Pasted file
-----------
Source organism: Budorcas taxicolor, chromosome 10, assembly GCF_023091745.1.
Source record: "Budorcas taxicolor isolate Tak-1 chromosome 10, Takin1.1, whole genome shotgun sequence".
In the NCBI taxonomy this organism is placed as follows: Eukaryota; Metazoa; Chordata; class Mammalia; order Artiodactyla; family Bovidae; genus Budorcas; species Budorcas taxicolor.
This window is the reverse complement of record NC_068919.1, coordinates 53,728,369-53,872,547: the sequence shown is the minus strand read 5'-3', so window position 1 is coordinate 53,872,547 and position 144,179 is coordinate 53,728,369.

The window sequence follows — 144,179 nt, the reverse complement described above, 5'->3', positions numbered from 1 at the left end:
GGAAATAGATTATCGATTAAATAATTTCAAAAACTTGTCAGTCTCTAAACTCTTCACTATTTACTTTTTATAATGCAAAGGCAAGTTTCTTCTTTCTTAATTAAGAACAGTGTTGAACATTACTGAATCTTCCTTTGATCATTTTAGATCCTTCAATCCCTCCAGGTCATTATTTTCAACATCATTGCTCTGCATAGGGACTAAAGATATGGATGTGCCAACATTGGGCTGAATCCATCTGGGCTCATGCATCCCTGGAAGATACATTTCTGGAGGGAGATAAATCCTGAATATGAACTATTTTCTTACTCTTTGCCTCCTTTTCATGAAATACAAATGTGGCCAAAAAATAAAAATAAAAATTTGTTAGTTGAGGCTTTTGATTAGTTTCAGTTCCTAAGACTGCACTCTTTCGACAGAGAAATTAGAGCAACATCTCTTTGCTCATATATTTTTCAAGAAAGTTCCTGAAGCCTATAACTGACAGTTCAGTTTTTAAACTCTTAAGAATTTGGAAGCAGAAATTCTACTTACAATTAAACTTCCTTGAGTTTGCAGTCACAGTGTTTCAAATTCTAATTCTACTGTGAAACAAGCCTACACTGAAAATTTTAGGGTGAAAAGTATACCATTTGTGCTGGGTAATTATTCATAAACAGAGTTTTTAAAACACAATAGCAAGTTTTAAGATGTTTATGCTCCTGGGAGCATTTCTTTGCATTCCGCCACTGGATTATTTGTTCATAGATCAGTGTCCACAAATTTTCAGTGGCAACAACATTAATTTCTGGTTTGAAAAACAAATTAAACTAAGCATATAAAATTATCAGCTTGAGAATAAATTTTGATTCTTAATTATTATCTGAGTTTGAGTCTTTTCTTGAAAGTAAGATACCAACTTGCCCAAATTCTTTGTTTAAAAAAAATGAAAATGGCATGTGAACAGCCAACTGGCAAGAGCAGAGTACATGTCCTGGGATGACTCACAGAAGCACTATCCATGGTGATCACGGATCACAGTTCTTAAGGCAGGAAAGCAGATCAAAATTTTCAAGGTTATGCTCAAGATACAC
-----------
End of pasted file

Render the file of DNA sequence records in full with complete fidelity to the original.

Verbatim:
Source organism: Budorcas taxicolor, chromosome 10, assembly GCF_023091745.1.
Source record: "Budorcas taxicolor isolate Tak-1 chromosome 10, Takin1.1, whole genome shotgun sequence".
In the NCBI taxonomy this organism is placed as follows: Eukaryota; Metazoa; Chordata; class Mammalia; order Artiodactyla; family Bovidae; genus Budorcas; species Budorcas taxicolor.
This window is the reverse complement of record NC_068919.1, coordinates 53,728,369-53,872,547: the sequence shown is the minus strand read 5'-3', so window position 1 is coordinate 53,872,547 and position 144,179 is coordinate 53,728,369.

The window sequence follows — 144,179 nt, the reverse complement described above, 5'->3', positions numbered from 1 at the left end:
GGAAATAGATTATCGATTAAATAATTTCAAAAACTTGTCAGTCTCTAAACTCTTCACTATTTACTTTTTATAATGCAAAGGCAAGTTTCTTCTTTCTTAATTAAGAACAGTGTTGAACATTACTGAATCTTCCTTTGATCATTTTAGATCCTTCAATCCCTCCAGGTCATTATTTTCAACATCATTGCTCTGCATAGGGACTAAAGATATGGATGTGCCAACATTGGGCTGAATCCATCTGGGCTCATGCATCCCTGGAAGATACATTTCTGGAGGGAGATAAATCCTGAATATGAACTATTTTCTTACTCTTTGCCTCCTTTTCATGAAATACAAATGTGGCCAAAAAATAAAAATAAAAATTTGTTAGTTGAGGCTTTTGATTAGTTTCAGTTCCTAAGACTGCACTCTTTCGACAGAGAAATTAGAGCAACATCTCTTTGCTCATATATTTTTCAAGAAAGTTCCTGAAGCCTATAACTGACAGTTCAGTTTTTAAACTCTTAAGAATTTGGAAGCAGAAATTCTACTTACAATTAAACTTCCTTGAGTTTGCAGTCACAGTGTTTCAAATTCTAATTCTACTGTGAAACAAGCCTACACTGAAAATTTTAGGGTGAAAAGTATACCATTTGTGCTGGGTAATTATTCATAAACAGAGTTTTTAAAACACAATAGCAAGTTTTAAGATGTTTATGCTCCTGGGAGCATTTCTTTGCATTCCGCCACTGGATTATTTGTTCATAGATCAGTGTCCACAAATTTTCAGTGGCAACAACATTAATTTCTGGTTTGAAAAACAAATTAAACTAAGCATATAAAATTATCAGCTTGAGAATAAATTTTGATTCTTAATTATTATCTGAGTTTGAGTCTTTTCTTGAAAGTAAGATACCAACTTGCCCAAATTCTTTGTTTAAAAAAAATGAAAATGGCATGTGAACAGCCAACTGGCAAGAGCAGAGTACATGTCCTGGGATGACTCACAGAAGCACTATCCATGGTGATCACGGATCACAGTTCTTAAGGCAGGAAAGCAGATCAAAATTTTCAAGGTTATGCTCAAGATACAC